Taking a Risk and Facing Our Fears

by Gail Mooney
April 16 2010

As our departure draws near on May 25th, I find that I get asked three main questions – most men ask me “What does your husband think about you doing this?” Most women don’t really ask a question but rather state “I envy you, taking a trip like this with your daughter,” and when I told Erin these remarks she said that almost all of her friends ask her “How are you going to spend 3 months traveling with your mother?” But the most frequent question I get is “Are you afraid?”

I actually get asked that question a lot – “Are you afraid?” My first thought is to ask them “Afraid of what?”  If I think about it, that’s how I usually break it down in my mind. Afraid of the unknown? Afraid of going to foreign lands? Afraid of being away for 3 months? Afraid of missing work opportunities? Afraid of my daughter not finding a job when she returns to replace the job she’s leaving?

I guess I could answer yes – or at least a modified yes to just about all those questions – that is if I choose to focus on my fears. Of course there’s not a day that goes by that I don’t question the wisdom of what I am doing – taking a three month trip around the world working on a self funded documentary with a shoestring budget. But then I think about the some of the greatest rewards that I’ve had in my life and there wasn’t one that where there wasn’t some level of fear involved – whether conscious or sub-conscious.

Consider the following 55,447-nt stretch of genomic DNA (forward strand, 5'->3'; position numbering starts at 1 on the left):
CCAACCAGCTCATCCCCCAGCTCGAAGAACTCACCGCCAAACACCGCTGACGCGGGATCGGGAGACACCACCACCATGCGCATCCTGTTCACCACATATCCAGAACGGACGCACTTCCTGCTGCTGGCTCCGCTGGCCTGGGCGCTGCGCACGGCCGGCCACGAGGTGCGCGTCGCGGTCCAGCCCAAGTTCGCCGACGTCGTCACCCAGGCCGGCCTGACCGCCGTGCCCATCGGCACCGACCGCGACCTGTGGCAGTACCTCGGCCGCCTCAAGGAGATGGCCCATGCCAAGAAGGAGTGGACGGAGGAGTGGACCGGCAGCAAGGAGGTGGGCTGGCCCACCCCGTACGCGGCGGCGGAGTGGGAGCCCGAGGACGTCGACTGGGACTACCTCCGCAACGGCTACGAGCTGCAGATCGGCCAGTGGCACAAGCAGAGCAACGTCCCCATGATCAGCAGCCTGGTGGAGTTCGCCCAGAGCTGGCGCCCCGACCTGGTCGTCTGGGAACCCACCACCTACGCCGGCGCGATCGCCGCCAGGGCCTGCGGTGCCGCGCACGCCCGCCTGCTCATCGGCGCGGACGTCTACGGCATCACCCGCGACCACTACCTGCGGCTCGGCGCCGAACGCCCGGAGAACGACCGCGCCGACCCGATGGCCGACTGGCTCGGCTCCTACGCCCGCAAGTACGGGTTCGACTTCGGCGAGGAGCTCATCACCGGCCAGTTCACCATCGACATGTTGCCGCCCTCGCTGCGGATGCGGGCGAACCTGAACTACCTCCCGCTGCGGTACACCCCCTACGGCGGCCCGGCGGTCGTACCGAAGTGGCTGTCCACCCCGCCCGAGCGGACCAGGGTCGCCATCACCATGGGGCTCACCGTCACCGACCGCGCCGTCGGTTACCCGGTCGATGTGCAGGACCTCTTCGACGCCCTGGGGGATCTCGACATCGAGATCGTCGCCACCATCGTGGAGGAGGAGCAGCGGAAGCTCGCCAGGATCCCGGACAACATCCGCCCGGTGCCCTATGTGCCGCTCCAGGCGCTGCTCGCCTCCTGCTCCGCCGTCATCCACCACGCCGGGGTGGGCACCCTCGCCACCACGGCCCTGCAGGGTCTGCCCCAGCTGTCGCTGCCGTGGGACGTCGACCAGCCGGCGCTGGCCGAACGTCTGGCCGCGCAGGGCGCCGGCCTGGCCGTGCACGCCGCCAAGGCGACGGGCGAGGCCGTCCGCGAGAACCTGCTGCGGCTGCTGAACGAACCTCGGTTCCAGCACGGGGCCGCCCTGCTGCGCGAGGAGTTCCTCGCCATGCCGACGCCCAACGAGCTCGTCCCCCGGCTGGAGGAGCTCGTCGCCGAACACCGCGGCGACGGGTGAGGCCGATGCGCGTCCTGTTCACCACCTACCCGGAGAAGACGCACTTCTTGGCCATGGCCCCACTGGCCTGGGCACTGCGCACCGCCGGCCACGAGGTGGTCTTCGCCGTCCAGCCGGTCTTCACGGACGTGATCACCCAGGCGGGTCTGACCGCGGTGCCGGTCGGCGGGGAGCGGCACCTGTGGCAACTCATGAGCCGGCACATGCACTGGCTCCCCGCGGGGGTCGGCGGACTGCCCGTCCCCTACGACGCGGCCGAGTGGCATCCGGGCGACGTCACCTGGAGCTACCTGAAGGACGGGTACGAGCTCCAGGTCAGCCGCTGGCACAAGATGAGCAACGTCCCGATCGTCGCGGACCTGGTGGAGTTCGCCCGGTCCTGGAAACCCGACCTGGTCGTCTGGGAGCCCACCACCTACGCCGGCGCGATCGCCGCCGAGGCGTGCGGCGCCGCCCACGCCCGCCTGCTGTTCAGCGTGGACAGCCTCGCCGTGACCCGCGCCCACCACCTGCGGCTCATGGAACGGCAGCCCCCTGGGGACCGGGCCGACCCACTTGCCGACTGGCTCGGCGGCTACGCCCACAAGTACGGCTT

My dad was a dreamer and a visionary – ahead of his time in most of his thoughts. When I was 22 years old and headed out to California to attend Brooks Institute, I was full of fears and worries even at such a young age. I was intending on driving across country from New Jersey because I knew that I would need a car when I got to California. But at the time, I owned an old VW bug that probably wouldn’t have made it to the state line. My dad told me to buy a new car that I’d be able to depend on. I replied – “How will I pay for it?” proceeded by a litany of other worries that were filling my head. He looked at me and said, “What’s the worst that could happen?” You’ll get a part time job – you’ll find a way to pay for it – don’t worry.  And he was absolutely right – I did find a way.

A few years ago when Erin was ready to depart for Santiago, Chile to study for a semester, I asked her if she was afraid. She paused and then said yes, a little. I told her that as much as it may not seem like it, many times I’ve been afraid but that the most rewarding things in my life have been also the most terrifying. I know right now she probably has a lot of her own trepidations and rightfully so.

But I hope that we’ll find strength in each other as we set out on this unknown journey, which will no doubt turn into an experience of a lifetime.

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